The K scale is for cube roots and cubes. Match it with the D. A 2 on D shows up as 8 on K

A and B are for square roots. Match A with D. It lets you do a series of calculations – sqrt(5) x 7, for instance. For that, you use the hairline to find the square root of 5, then move the B scale’s index (see below) to that number and follow the rules below.

T is for Tangent and S for Sine, I think, but I don’t know how to use it that way.

Using C & D to multiply (for example, 4 X 3). Move the Index (the 1 on the C scale) to 4, then move the hairline slider to 3. If the 3 is off the scale, just move the index on the other side of the C scale to 4 and try again.

Ah, I remember using slide rules. I just missed out on having to learn them but I thought they were totally cool. I have a couple of nice antiques in my collection and a cheap Picket I keep in the glove box for calculating mpg (and attracting looks). Anyway, the scales are:

C/D multiplication and division
L is a linear scale (base 10 logs)
A/B are two decade scales (squares and square roots)
K is a three decade scale (cube roots)
S is Sin (and cosine)
T is Tangent (and cotangent)
R is Reciprocal (1/x)

Maybe back then but it takes more effort for the same effect now. You can use an iPhone to connect to a PC via Citrix and control it from the phone. Hum-hum so far right? Have that PC set up so that it can connect to a Mac that runs Unix from the command line and use that to connect to another remote server on another continent that runs a slide rule application and use that to calculate your ETA on your first date. Depending on the hotness of the female, you can add in extra steps to up the awesome factor. Carry a big stick because you will need it to beat them off.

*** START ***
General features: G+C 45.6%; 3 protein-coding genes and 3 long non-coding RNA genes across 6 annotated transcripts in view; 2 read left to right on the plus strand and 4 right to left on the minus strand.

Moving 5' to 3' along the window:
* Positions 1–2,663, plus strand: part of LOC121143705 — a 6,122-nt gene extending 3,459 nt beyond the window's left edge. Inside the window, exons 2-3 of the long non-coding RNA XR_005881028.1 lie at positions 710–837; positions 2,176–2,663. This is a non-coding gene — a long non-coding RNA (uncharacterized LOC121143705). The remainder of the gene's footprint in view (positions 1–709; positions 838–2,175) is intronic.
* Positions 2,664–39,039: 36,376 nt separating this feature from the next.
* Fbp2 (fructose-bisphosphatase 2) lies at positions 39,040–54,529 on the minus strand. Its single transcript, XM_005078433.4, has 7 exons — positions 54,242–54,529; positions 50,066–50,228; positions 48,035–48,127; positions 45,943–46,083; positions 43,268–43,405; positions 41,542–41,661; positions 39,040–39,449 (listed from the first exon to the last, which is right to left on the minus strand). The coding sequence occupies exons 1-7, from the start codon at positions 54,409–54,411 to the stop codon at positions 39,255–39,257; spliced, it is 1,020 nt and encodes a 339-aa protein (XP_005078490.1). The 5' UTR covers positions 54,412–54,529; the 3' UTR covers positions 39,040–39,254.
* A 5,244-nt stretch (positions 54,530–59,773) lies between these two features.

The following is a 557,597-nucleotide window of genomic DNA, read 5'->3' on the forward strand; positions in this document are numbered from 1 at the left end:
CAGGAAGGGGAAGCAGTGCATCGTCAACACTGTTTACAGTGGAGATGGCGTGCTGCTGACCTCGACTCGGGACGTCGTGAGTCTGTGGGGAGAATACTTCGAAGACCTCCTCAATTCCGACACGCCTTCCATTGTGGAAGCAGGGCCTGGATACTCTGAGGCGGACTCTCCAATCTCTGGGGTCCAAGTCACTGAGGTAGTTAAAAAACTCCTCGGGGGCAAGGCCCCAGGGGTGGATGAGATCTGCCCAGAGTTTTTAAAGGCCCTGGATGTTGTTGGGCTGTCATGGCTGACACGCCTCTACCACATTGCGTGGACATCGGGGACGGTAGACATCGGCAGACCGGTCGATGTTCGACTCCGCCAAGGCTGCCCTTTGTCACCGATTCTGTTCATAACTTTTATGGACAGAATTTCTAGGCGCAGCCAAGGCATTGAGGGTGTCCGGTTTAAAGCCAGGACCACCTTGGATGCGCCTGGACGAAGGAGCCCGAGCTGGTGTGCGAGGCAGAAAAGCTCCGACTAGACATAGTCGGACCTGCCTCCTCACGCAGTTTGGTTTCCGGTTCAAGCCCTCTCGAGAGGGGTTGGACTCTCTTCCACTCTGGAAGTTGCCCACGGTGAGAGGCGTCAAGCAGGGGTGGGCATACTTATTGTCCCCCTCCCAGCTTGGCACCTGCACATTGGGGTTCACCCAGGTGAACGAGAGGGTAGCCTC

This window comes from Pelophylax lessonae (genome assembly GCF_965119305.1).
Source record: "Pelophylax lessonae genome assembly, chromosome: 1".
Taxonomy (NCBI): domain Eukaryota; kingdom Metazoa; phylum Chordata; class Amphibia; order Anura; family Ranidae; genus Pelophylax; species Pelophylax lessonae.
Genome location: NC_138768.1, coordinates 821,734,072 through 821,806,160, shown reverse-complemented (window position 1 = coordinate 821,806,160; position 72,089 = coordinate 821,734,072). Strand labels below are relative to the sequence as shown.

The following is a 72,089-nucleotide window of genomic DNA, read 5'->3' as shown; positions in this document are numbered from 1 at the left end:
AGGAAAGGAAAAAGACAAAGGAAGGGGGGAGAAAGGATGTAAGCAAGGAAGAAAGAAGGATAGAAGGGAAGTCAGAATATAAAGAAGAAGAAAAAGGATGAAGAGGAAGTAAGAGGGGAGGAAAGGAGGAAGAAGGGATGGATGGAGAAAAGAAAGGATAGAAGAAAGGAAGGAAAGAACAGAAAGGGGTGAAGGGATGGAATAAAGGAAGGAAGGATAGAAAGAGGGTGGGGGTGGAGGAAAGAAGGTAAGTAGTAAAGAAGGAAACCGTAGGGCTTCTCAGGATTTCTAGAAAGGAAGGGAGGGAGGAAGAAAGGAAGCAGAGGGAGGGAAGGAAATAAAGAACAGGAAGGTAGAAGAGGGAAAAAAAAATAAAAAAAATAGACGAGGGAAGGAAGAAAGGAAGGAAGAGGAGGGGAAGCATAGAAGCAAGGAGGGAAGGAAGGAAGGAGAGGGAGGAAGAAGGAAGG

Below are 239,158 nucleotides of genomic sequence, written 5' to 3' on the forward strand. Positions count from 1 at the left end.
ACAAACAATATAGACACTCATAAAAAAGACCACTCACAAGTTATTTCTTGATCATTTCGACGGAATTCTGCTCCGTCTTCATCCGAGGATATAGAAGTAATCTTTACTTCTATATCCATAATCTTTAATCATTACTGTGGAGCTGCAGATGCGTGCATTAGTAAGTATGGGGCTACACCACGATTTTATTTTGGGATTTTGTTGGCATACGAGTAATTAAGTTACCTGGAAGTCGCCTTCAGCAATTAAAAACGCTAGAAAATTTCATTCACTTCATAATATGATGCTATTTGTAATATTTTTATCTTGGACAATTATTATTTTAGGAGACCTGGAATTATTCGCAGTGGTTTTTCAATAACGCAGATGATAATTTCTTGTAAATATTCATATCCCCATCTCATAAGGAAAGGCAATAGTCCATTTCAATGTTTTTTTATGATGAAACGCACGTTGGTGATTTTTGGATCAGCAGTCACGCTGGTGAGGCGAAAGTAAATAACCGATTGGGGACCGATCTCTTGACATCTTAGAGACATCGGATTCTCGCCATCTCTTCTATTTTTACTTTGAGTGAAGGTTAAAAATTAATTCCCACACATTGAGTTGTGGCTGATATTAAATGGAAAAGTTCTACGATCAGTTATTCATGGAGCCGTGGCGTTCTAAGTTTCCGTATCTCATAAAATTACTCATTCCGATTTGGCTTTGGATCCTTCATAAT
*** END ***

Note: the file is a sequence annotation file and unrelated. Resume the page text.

My high school physics teacher made us learn to use slide rules, because doing so requires you to get good at reading scales, and that’s a valuable skill in science. (I graduated in 1984, and by then, they were obsolete, so trying to buy them was not easy. Most retailers looked at you as if you were nuts if you asked if they stocked them. I was fortunate in that my brother had already been through his class, so I inherited his slide rule.)

I took out the old ‘family’ slide rule. I’m not looking for explanations. I may have to find a class for this thing. On one side is (parenthesized letters are red on the rule):

(LL/1) (-0.01<- -0.1)

(e^-x LL/2) (-0.1<- -1.0)
(LL/3) (-1.0<- -10.0)
(T) T
(Sec T) ST
Cos S
C
X D
LL3 1.0 -> 10.0
e^x LL2 0.1 -> 1.0
LL1 0.01 -> 0.1

On the other side is:

e^x LL0 0.0001 -> 0.01
(e^-x LL/0) (-0.001 <- 0.01)
K
DF
CF
(CIF)
(CI)
C
D
R1
R2
L

I can get as much as I need from the explanation you’ve already given. I just wanted to share the fact that I feel slightly boggled looking at it.

If I knew how to use this, would I be able to fly to the moon? Well, except for the lack of propulsion and no oxygen and all.

I think I saw the first virtual slide rule maybe fifteen years ago. Something like this. I thought that using a Pentium computer to rule a slide rule applet was somehow devilishly perverse. So I started using it at work.

The internet may not have everything, but that is cool. Also, I found the online International Slide Rule Museum. It has a downloadable instruction book for the exact slide rule I outlined above and for many, many other slide rules.

When you see an F (CF, DF) that means the scale has been folded (usually around π). Since so many calculations involve π, it’s just easier to have a scale that begins and ends with π.

When you seen an I (CI, DI, DIF) that means that the scale has been inverted and is useful for simplifying division.

I’m the sort of nerd that needs to know how everything works, every scale on the slide rule, every button on the calculator, etc. I’m a lot of fun at parties.

One advantage of a circular slide rule is that you never have to try again. You also don’t need any xF scales…all the scales are already folded around any number you might choose.

Circular slide rules are (well, were) the norm in aviation, and appear to have been popular with Russian engineers, but they don’t seem to have caught on among american engineers. I have a Concise brand one that was a promotional giveaway from the Johnston Pump Co. of Glendora, CA. It has only A,K,C,D, and CI scales. The back is printed with a number of conversion factors and formulas.